Numbers 69. Report of Lieutenant Colonel John W. Shaw, Thirty-fourth Ohio Infantry, of engagement at Stephenson's Depot.
[HEADQUARTERS THIRTY-FOURTH OHIO INFANTRY,]
July 20, 1864.
SIR: I have the honor to report that about 3 p. m. I was ordered to take my position on the left of the Ninety-first Ohio, which placed me on the extreme left of the line of infantry. We advanced steadily through an open field a distance of one-quarter of a mile, all the time exposed to a murderous fire from the enemy, who were posted in the edge of a dense piece of wood. When within 200 yards of the enemy's position I ordered a charge, which was done in gallant style, and succeeded in utterly routing them. We followed them through the woods, capturing prisoners as we went. On emerging from the wood we again took up our position to await further orders. About dark we were ordered back about two miles, contiguous to wood and water, and there encamped for the night.
But seven companies of my regiment were engaged, two of them being on duty at Martinsburg, Va., and the remaining one on the road to this point.
Below is a list* of the killed and wounded in my command.
I have the honor to be, sir, respectfully, your obedient servant,
J. W. SHAW,
Lieutenant Colonel Thirty-fourth Regiment Ohio Vol. Mounted Infty.
Brigadier General L. THOMAS, Adjutant-General U. S. Army.
Numbers 70. Report of Lieutenant Colonel Benjamin F. Coates, Ninety-first Ohio Infantry, of engagements at Stephenson's Depot and Kernstown.
HDQRS. NINETY-FIRST Regiment OHIO VOLUNTEER INFTY.,
Winchester, Va., July 22, 1864.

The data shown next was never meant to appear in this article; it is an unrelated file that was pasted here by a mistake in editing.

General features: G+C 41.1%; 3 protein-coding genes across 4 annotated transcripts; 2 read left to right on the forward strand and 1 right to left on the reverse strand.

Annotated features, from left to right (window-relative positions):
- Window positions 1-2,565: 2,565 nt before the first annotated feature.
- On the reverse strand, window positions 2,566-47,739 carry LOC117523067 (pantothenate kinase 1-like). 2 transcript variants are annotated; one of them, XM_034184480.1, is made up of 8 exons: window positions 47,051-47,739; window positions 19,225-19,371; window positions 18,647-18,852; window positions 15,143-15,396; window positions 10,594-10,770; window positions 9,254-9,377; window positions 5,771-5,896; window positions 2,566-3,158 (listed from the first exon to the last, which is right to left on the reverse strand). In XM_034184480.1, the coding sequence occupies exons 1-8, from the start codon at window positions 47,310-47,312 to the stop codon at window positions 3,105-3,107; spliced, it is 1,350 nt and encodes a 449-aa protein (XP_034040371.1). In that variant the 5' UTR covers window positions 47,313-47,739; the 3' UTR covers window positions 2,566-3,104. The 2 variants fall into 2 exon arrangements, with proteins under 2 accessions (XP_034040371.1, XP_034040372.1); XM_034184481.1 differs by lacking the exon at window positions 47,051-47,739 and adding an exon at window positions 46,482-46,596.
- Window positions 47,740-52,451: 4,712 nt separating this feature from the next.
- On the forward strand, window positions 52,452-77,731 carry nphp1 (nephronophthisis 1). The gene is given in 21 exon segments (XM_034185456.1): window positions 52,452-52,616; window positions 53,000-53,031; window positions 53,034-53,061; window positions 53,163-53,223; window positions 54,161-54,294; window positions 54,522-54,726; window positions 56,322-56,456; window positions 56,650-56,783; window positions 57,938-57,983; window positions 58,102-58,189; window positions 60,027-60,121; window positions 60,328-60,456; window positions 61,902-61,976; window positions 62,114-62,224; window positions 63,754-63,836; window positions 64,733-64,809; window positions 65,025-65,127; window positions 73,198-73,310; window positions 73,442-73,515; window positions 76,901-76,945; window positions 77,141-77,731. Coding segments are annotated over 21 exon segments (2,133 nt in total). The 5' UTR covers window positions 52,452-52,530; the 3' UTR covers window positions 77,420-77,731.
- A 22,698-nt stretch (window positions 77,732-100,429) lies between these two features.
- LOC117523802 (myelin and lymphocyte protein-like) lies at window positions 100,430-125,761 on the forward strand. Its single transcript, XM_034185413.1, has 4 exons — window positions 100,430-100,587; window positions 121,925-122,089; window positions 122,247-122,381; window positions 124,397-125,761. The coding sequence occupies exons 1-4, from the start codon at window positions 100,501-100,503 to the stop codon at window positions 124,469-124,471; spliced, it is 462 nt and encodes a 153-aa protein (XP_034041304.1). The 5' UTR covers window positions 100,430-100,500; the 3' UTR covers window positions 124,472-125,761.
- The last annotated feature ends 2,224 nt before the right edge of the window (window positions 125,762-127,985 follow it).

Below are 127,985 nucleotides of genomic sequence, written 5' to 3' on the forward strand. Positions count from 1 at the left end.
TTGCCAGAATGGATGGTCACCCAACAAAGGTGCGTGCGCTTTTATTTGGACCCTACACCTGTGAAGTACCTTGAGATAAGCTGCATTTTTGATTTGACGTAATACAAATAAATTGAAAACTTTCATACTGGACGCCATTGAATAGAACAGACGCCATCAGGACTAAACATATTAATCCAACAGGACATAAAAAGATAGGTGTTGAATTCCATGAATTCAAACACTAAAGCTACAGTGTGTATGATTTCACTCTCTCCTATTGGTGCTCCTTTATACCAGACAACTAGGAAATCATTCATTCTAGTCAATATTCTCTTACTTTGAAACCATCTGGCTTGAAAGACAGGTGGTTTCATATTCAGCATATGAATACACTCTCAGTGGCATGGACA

SIR: I have the honor to report the part taken by the Ninety-first Ohio Volunteer Infantry in the battle of Stephenson's Depot, near Winchester, Va., on the 20th instant:
The regiment was drawn up in line of battle on the left of Winchester pike, with the right resting on the road. Moving forward the enemy were found strongly posted in the skirt of a wood, with two lines of battle and two 12-pounder field howitzers in our front. When within 200 yards the regiment received a terrible fire of grape and musketry, but moved forward without delay, driving the enemy from his position and capturing the two pieces of artillery and many prisoners. The pursuit was kept up for a half mile, when the regiment was halted.
Great praise is due to the officers and men of the regiment-they all did their duty.
The loss in the regiment was 8 killed and 60 wounded, of the latter number 3 were commissioned officers.
B. F. COATES,
Lieutenant-Colonel, Commanding Regiment.
Lieutenant C. B. HAYSLIP, Acting Assistant Adjutant-General.
* Nominal list (omitted) shows 10 enlisted men killed and 20 enlisted men wounded.